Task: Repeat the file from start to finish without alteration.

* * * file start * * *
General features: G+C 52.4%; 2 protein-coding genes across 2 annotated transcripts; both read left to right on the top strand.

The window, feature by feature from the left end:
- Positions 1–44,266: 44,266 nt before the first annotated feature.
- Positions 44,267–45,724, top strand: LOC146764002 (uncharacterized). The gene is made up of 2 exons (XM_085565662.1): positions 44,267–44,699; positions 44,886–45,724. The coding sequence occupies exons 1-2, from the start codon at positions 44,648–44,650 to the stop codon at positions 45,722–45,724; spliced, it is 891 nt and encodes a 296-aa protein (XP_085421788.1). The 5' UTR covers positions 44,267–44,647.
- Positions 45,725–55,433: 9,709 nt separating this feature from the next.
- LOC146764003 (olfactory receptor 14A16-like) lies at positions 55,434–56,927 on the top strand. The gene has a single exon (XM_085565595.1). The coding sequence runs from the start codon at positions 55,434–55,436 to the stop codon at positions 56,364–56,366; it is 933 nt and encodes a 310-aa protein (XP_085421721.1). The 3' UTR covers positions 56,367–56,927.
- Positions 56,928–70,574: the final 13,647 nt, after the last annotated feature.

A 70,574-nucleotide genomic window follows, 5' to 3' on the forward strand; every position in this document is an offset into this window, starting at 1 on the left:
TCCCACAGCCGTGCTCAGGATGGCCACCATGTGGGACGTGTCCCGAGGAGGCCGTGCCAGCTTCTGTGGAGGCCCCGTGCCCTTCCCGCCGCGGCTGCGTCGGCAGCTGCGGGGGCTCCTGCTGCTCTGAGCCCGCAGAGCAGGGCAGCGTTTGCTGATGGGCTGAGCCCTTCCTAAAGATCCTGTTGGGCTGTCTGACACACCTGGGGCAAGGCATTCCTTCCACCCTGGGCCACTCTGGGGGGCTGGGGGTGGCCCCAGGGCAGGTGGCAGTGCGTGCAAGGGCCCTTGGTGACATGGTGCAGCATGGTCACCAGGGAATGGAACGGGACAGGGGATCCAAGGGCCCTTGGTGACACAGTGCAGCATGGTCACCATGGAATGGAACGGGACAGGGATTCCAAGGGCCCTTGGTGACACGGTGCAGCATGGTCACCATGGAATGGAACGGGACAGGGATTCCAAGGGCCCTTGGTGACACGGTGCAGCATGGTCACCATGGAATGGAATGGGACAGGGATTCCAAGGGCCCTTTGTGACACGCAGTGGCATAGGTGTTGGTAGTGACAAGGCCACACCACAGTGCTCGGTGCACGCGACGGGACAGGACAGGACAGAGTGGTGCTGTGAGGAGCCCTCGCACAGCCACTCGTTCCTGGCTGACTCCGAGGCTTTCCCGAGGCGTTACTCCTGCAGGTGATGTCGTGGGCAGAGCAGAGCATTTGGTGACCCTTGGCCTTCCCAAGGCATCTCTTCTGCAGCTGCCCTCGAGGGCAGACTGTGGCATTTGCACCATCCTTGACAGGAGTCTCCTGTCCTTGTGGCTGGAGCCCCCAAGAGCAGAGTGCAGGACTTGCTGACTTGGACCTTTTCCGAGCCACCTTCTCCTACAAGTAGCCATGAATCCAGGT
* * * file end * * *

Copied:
General features: G+C 52.4%; 2 protein-coding genes across 2 annotated transcripts; both read left to right on the top strand.

The window, feature by feature from the left end:
- Positions 1–44,266: 44,266 nt before the first annotated feature.
- Positions 44,267–45,724, top strand: LOC146764002 (uncharacterized). The gene is made up of 2 exons (XM_085565662.1): positions 44,267–44,699; positions 44,886–45,724. The coding sequence occupies exons 1-2, from the start codon at positions 44,648–44,650 to the stop codon at positions 45,722–45,724; spliced, it is 891 nt and encodes a 296-aa protein (XP_085421788.1). The 5' UTR covers positions 44,267–44,647.
- Positions 45,725–55,433: 9,709 nt separating this feature from the next.
- LOC146764003 (olfactory receptor 14A16-like) lies at positions 55,434–56,927 on the top strand. The gene has a single exon (XM_085565595.1). The coding sequence runs from the start codon at positions 55,434–55,436 to the stop codon at positions 56,364–56,366; it is 933 nt and encodes a 310-aa protein (XP_085421721.1). The 3' UTR covers positions 56,367–56,927.
- Positions 56,928–70,574: the final 13,647 nt, after the last annotated feature.

A 70,574-nucleotide genomic window follows, 5' to 3' on the forward strand; every position in this document is an offset into this window, starting at 1 on the left:
TCCCACAGCCGTGCTCAGGATGGCCACCATGTGGGACGTGTCCCGAGGAGGCCGTGCCAGCTTCTGTGGAGGCCCCGTGCCCTTCCCGCCGCGGCTGCGTCGGCAGCTGCGGGGGCTCCTGCTGCTCTGAGCCCGCAGAGCAGGGCAGCGTTTGCTGATGGGCTGAGCCCTTCCTAAAGATCCTGTTGGGCTGTCTGACACACCTGGGGCAAGGCATTCCTTCCACCCTGGGCCACTCTGGGGGGCTGGGGGTGGCCCCAGGGCAGGTGGCAGTGCGTGCAAGGGCCCTTGGTGACATGGTGCAGCATGGTCACCAGGGAATGGAACGGGACAGGGGATCCAAGGGCCCTTGGTGACACAGTGCAGCATGGTCACCATGGAATGGAACGGGACAGGGATTCCAAGGGCCCTTGGTGACACGGTGCAGCATGGTCACCATGGAATGGAACGGGACAGGGATTCCAAGGGCCCTTGGTGACACGGTGCAGCATGGTCACCATGGAATGGAATGGGACAGGGATTCCAAGGGCCCTTTGTGACACGCAGTGGCATAGGTGTTGGTAGTGACAAGGCCACACCACAGTGCTCGGTGCACGCGACGGGACAGGACAGGACAGAGTGGTGCTGTGAGGAGCCCTCGCACAGCCACTCGTTCCTGGCTGACTCCGAGGCTTTCCCGAGGCGTTACTCCTGCAGGTGATGTCGTGGGCAGAGCAGAGCATTTGGTGACCCTTGGCCTTCCCAAGGCATCTCTTCTGCAGCTGCCCTCGAGGGCAGACTGTGGCATTTGCACCATCCTTGACAGGAGTCTCCTGTCCTTGTGGCTGGAGCCCCCAAGAGCAGAGTGCAGGACTTGCTGACTTGGACCTTTTCCGAGCCACCTTCTCCTACAAGTAGCCATGAATCCAGGT